The impairment of eyesight by habitual protracted reading has been made a special subject of study by M. Javel, a French physician, who also proposes a method of reducing to a minimum the damage so caused. In the first place, reading requires an absolutely permanent application of eyesight, resulting in a permanent tension of the organ. Secondly, books are printed in black on a white ground; the eye is thus in presence of the most absolute contrast which can be imagined. The third peculiarity lies in the arrangement of the characters in horizontal lines, over which we run our eyes. If, during reading, we maintain a perfect immobility of the book and the head, the printed lines are applied successively to the same part of the retina, while the interspaces, more bright, also affect certain regions of the retina, always the same: the result is fatigue. Last and most important of all, in M. Javel's estimation, is the continual variation of the distance of the eye from the book. The accommodation of the eye to the page undergoes a distinct variation in proportion as the eye passes from the beginning to the end of each line; and this variation is all the greater in proportion to the nearness of the book to the eye, and the length of the line. In order to avoid these injurious effects, M. Javel advises frequent intermissions during reading. To reduce the contrast between the white of the paper and the black of the characters, M. Javel recommends the adoption of a slightly yellow tint of paper. His third suggestion is to give preference to small volumes which can be held in the hand, which obviates the necessity of the book being kept fixed in one place, and lessens the fatigue resulting from accidental images. Lastly, M. Javel advises the avoidance of too long lines, and therefore he prefers small volumes, and for the same reason those journals which are printed in narrow columns. Of course, every one knows that it is exceedingly injurious to read with insufficient light, or to use too small print.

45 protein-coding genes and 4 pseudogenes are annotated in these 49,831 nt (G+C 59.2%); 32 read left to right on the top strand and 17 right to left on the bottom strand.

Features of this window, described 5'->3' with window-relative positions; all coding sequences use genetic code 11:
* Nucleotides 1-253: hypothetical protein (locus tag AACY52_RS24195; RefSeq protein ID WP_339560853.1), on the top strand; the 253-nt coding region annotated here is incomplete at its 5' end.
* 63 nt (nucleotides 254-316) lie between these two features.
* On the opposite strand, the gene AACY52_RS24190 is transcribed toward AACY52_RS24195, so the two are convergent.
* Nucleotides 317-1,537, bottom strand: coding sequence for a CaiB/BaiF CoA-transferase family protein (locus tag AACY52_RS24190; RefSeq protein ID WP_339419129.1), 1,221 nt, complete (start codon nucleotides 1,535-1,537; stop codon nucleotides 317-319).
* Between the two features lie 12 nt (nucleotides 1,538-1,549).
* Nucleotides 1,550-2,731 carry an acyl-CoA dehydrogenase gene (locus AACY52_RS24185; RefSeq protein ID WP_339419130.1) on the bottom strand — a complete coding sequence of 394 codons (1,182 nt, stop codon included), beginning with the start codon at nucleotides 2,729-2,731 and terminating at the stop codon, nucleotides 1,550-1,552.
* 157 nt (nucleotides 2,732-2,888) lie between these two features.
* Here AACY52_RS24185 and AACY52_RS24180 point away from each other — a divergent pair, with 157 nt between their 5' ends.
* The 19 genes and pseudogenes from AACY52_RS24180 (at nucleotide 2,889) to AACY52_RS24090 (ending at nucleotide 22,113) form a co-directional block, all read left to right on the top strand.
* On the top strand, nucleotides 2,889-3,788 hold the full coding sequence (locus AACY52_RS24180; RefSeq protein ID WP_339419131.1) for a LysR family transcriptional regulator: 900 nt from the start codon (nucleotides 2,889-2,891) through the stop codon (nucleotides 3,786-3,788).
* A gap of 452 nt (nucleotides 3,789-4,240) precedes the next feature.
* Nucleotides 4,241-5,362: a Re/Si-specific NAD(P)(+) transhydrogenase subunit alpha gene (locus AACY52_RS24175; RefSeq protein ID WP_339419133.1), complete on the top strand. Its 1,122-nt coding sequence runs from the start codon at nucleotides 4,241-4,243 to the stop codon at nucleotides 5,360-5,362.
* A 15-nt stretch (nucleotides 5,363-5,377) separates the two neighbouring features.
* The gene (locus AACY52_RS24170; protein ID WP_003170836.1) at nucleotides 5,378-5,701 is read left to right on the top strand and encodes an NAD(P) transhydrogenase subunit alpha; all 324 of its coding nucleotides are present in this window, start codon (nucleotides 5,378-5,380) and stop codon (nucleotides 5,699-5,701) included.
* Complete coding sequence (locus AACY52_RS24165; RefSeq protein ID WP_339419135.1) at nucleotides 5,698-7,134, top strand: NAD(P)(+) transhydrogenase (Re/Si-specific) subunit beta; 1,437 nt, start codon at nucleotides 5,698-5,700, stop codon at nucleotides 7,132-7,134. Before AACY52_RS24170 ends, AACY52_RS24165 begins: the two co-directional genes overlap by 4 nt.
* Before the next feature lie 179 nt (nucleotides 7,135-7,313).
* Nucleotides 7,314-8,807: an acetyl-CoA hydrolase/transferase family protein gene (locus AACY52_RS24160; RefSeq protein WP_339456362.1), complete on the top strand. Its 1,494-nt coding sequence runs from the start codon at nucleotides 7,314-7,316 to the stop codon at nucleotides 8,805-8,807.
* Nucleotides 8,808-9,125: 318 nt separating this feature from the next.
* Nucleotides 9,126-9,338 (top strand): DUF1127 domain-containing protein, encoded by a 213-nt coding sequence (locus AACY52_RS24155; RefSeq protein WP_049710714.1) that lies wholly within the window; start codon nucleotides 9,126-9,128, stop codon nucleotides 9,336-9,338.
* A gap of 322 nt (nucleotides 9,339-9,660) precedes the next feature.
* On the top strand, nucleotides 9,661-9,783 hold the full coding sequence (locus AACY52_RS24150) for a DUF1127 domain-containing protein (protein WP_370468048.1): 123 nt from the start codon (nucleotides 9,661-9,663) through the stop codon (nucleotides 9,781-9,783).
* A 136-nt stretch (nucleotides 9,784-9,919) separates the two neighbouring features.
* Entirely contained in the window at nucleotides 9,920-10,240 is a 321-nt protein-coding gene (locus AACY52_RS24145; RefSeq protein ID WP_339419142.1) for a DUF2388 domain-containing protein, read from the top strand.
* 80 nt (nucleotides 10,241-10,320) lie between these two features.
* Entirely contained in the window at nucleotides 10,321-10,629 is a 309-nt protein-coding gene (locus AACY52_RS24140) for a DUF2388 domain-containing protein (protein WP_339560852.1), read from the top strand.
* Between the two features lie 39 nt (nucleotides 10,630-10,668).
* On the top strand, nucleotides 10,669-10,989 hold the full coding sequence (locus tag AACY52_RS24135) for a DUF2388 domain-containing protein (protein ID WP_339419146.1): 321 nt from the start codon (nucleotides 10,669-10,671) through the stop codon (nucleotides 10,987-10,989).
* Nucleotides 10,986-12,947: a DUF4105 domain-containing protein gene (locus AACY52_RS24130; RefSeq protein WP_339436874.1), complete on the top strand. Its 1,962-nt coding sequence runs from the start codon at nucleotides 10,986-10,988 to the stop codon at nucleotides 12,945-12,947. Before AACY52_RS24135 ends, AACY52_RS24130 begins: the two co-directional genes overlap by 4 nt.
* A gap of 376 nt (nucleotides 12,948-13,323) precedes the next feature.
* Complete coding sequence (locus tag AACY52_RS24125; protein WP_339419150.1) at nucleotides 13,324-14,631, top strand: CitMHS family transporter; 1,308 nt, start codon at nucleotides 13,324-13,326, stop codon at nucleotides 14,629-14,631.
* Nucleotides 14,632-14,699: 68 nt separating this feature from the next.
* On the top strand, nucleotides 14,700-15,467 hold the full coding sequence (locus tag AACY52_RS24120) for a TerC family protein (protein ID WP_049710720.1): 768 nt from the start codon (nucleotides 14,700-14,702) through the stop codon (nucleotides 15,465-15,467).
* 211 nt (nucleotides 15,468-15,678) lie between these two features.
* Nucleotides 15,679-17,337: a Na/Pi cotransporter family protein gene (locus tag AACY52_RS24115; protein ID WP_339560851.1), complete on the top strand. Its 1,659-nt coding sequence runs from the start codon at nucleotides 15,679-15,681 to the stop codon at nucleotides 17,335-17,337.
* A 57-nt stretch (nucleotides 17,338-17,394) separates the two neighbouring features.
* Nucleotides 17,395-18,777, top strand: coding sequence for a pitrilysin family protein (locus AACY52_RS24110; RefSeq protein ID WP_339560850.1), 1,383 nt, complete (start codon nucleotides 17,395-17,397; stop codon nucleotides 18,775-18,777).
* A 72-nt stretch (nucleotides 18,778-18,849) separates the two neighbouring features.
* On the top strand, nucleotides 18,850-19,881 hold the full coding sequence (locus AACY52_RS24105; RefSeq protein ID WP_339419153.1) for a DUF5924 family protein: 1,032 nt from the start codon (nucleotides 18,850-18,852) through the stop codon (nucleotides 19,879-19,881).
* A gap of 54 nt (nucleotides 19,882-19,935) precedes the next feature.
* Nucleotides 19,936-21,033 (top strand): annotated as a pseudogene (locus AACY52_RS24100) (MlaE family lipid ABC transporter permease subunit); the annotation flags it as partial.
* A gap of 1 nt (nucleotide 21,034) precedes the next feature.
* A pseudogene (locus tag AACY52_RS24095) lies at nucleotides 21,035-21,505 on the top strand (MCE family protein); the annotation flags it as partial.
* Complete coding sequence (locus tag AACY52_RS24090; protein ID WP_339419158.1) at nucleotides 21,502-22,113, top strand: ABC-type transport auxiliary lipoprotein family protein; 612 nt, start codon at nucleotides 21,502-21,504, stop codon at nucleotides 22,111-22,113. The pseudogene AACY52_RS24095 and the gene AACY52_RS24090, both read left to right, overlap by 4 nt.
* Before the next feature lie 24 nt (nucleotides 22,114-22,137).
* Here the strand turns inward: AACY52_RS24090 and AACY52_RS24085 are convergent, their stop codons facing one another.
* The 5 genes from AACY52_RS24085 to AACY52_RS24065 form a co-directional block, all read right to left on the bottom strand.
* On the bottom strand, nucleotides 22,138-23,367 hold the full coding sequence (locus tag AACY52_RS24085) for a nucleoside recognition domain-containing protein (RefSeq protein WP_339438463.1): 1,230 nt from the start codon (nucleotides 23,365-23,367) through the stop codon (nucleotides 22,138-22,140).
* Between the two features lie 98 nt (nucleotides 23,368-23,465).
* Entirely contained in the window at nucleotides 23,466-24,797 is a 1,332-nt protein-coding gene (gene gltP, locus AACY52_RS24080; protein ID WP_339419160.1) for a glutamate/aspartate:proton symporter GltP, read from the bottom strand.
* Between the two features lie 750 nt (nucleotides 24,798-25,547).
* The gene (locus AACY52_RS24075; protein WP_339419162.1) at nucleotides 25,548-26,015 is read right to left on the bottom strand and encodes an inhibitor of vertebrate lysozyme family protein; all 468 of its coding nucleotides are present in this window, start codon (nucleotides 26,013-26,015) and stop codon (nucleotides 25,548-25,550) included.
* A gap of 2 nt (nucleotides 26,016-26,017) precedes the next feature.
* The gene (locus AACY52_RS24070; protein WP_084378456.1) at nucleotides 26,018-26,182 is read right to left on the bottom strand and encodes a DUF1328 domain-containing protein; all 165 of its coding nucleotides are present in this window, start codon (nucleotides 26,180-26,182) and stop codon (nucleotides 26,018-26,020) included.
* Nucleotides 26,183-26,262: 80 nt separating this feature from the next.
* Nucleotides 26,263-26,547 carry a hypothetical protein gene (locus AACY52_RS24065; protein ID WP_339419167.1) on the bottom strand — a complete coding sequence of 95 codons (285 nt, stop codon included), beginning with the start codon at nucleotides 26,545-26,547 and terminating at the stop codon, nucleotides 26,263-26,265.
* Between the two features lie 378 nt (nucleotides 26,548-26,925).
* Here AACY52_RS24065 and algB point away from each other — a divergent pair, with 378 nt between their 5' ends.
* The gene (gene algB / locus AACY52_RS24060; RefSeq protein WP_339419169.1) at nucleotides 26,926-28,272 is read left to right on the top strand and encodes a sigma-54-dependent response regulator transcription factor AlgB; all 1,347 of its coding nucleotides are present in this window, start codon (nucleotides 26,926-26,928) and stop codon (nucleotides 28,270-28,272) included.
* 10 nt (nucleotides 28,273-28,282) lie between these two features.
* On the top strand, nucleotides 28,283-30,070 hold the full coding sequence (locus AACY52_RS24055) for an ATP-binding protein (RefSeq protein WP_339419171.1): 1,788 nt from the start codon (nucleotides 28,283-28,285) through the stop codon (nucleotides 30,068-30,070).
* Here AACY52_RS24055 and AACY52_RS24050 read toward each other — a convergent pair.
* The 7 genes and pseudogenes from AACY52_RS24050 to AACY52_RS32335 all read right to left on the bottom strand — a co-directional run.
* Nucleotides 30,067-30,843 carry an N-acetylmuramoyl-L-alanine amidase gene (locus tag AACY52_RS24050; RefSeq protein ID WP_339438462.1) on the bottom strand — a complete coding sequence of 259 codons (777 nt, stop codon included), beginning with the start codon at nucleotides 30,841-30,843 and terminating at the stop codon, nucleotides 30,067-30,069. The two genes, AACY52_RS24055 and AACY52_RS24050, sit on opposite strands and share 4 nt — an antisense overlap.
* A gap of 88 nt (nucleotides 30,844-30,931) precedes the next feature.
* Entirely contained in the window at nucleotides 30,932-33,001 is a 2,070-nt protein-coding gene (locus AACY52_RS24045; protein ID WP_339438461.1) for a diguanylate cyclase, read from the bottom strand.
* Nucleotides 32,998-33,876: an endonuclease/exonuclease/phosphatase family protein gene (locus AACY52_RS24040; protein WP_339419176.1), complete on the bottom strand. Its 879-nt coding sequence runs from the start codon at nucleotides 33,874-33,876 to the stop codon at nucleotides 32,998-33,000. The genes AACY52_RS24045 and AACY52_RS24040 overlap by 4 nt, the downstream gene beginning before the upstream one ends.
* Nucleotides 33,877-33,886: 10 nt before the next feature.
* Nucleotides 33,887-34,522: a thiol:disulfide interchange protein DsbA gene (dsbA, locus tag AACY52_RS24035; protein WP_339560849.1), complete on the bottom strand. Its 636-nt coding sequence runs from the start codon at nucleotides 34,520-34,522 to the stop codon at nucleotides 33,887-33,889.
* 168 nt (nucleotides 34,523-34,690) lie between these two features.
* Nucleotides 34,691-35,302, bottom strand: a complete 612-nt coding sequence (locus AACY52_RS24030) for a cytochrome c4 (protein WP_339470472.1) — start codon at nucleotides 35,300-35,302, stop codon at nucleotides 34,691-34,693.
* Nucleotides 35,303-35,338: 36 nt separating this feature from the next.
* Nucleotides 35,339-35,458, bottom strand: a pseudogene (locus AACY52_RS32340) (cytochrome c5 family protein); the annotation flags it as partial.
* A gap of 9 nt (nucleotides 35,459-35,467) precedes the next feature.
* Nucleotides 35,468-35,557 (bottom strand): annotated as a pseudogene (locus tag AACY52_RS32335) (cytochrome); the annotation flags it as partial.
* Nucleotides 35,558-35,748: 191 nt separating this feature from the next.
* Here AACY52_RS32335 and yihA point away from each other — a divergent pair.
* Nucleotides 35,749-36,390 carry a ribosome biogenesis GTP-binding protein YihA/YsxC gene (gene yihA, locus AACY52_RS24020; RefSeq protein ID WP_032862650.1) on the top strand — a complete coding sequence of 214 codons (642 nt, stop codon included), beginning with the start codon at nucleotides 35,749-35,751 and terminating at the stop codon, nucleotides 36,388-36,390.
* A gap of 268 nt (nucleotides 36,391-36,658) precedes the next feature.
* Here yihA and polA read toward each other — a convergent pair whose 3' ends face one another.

An Insect Ragman.—A correspondent of "Hardwicke's Science Gossip" tells of a very curious discovery he made last summer at Bellosguardo near Florence, viz., a veritable insect ragman. Having noticed what he at first took to be a little nest of spiders' eggs blown along a window-sill, he was led to examine it more closely, and found it to be a rather untidy, fluffy ball, about the size of a large pea; further, that it was moving along of its own accord, stopping now and then for a second, and again resuming its journey. It was soon discovered that the ball of fluff was borne on the back of a little insect somewhat resembling the larva of the dermestes, and that the mass was composed of cobweb held on the creature's back by being twisted about in and out among the long hairs on the upper surface of the body. The insect was about one quarter of an inch in length, and bore on its head a pair of forceps about the size of those borne by the common earwig, but its purpose was very different, "for to my amazement," says the author, "I noticed that, each time the creature paused, it was to pick up, with these forceps, some dead ant or portion of a dead insect; and these fragments were picked up so deftly, and in so droll a way did the creature turn its head round and carefully arrange his treasure on his pack, that I was forcibly reminded of the chiffonniers in France and Italy, with their hook and their basket, and of the 'ole clo'' and his pack in England. . . . For more than two days I kept it in a small glass-lidded box, supplied it with 'ole clo,' and watched it constantly collecting and packing; but I never saw it feed, and one morning I found that a large ant I had supposed to be dead had attacked and eaten the creature, scattering the fluffy pack and its contents all over the box." Some weeks after this the author received a note from a friend at Vevey, who from the description recognized the "chiffonnier," two of which, she says, "came toward me, on the table in the garden where I was seated reading, collecting and packing as you have described." From a friend at Bellosguardo he also, on his return to England, received an account of one she had found, and of which she thus writes: "I had half a mind to send you one of those scavenger or 'ole clo'' insects; but could not arrange anything that would insure its arriving alive. The pack on his back is much less choice than the others, consisting of parts of the bodies of dead flies, spiders' cobwebs, etc., while he himself is much smaller. I feel quite sure it is his food he collects, because the first night I put him under a tumbler he ate the wings of his fly, the only ornamental article in his collection. He is exceedingly fond of sugar—has eaten, I am sure, twice his weight—and has just added two small dead ants to his load, under which he staggers visibly. His pack is held on by long, projecting hairs, and likewise secured and strengthened by cobwebs."